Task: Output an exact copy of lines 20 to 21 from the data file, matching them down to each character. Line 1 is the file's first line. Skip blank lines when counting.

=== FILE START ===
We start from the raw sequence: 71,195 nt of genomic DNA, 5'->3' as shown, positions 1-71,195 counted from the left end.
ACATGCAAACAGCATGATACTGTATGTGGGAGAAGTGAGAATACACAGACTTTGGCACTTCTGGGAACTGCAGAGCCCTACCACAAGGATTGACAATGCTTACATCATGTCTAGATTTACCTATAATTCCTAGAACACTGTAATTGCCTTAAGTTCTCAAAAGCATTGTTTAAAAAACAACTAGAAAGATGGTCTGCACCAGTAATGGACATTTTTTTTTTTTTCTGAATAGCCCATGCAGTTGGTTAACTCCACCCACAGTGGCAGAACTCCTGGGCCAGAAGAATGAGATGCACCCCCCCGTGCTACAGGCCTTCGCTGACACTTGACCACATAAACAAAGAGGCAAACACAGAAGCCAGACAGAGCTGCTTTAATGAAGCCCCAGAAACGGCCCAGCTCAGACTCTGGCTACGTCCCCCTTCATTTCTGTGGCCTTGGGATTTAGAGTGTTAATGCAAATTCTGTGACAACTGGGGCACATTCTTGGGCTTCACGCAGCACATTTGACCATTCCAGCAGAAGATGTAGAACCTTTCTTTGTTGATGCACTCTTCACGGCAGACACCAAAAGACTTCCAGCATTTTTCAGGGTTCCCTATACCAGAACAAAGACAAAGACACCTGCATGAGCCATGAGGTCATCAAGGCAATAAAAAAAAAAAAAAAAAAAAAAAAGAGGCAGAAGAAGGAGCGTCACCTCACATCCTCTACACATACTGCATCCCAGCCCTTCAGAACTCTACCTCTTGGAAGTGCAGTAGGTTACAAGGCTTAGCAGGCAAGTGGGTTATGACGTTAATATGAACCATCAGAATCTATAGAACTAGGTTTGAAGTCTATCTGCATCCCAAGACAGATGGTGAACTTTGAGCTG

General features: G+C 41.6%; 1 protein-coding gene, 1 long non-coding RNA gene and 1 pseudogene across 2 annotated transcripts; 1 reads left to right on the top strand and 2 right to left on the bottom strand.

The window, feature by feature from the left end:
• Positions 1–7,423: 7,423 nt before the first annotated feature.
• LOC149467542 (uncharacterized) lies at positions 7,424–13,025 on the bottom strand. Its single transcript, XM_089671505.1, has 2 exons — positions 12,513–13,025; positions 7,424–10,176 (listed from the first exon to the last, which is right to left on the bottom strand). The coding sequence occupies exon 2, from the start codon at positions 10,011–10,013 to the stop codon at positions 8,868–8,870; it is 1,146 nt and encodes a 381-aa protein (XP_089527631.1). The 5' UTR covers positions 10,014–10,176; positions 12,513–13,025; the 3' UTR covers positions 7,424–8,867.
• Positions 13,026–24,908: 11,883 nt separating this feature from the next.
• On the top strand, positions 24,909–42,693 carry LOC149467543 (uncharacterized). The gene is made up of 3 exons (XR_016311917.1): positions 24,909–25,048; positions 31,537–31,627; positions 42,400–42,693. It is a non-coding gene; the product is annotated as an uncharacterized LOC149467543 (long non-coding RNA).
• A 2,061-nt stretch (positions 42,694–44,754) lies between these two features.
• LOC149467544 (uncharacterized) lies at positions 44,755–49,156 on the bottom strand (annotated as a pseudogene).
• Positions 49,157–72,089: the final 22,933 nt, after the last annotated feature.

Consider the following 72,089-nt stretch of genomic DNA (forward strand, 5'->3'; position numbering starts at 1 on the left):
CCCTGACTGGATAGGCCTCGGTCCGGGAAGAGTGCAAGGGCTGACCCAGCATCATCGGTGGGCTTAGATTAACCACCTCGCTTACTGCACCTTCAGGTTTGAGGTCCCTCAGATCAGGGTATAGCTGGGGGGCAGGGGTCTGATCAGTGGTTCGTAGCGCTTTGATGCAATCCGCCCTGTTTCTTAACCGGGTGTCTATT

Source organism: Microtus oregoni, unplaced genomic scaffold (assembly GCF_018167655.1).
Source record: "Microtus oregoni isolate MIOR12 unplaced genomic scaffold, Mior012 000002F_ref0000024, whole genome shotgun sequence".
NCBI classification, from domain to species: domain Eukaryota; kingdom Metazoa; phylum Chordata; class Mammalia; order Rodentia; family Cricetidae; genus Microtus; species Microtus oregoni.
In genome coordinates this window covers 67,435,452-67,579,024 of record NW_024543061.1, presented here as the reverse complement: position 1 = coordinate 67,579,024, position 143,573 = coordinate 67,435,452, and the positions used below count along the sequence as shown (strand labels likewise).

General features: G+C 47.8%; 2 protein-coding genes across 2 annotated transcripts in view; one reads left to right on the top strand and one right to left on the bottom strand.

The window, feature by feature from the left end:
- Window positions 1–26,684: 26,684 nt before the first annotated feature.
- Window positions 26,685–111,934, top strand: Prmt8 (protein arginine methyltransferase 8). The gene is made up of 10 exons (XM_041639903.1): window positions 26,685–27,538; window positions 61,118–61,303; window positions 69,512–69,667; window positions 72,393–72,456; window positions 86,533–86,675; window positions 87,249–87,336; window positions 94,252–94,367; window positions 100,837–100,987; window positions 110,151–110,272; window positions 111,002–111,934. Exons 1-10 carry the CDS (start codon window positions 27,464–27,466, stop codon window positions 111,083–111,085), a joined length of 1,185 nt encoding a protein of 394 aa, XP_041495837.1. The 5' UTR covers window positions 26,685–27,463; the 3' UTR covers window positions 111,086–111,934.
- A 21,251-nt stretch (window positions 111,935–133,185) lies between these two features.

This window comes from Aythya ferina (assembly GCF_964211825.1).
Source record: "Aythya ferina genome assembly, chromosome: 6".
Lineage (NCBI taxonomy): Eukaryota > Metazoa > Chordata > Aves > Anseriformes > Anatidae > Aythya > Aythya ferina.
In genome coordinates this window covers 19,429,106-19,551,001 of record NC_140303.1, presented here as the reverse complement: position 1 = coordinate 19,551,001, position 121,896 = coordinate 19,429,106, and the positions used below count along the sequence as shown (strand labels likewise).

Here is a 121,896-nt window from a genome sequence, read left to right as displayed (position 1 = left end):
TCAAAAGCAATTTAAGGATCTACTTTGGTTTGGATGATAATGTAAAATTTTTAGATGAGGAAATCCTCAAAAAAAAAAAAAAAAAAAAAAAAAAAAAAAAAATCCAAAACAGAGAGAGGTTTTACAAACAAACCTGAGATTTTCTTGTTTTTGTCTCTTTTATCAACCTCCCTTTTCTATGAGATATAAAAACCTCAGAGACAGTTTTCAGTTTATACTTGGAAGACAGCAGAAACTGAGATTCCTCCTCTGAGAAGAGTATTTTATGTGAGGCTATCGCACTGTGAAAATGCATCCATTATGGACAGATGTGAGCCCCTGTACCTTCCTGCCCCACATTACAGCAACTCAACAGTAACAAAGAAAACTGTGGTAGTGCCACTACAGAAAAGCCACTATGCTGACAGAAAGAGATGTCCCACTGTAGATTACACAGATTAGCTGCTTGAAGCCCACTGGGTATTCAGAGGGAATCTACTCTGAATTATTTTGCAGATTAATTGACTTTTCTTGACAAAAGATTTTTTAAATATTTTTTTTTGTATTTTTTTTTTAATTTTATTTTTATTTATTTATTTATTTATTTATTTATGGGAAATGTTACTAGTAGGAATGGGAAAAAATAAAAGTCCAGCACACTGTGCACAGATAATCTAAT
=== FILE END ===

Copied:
- Window positions 1–26,684: 26,684 nt before the first annotated feature.
- Window positions 26,685–111,934, top strand: Prmt8 (protein arginine methyltransferase 8). The gene is made up of 10 exons (XM_041639903.1): window positions 26,685–27,538; window positions 61,118–61,303; window positions 69,512–69,667; window positions 72,393–72,456; window positions 86,533–86,675; window positions 87,249–87,336; window positions 94,252–94,367; window positions 100,837–100,987; window positions 110,151–110,272; window positions 111,002–111,934. Exons 1-10 carry the CDS (start codon window positions 27,464–27,466, stop codon window positions 111,083–111,085), a joined length of 1,185 nt encoding a protein of 394 aa, XP_041495837.1. The 5' UTR covers window positions 26,685–27,463; the 3' UTR covers window positions 111,086–111,934.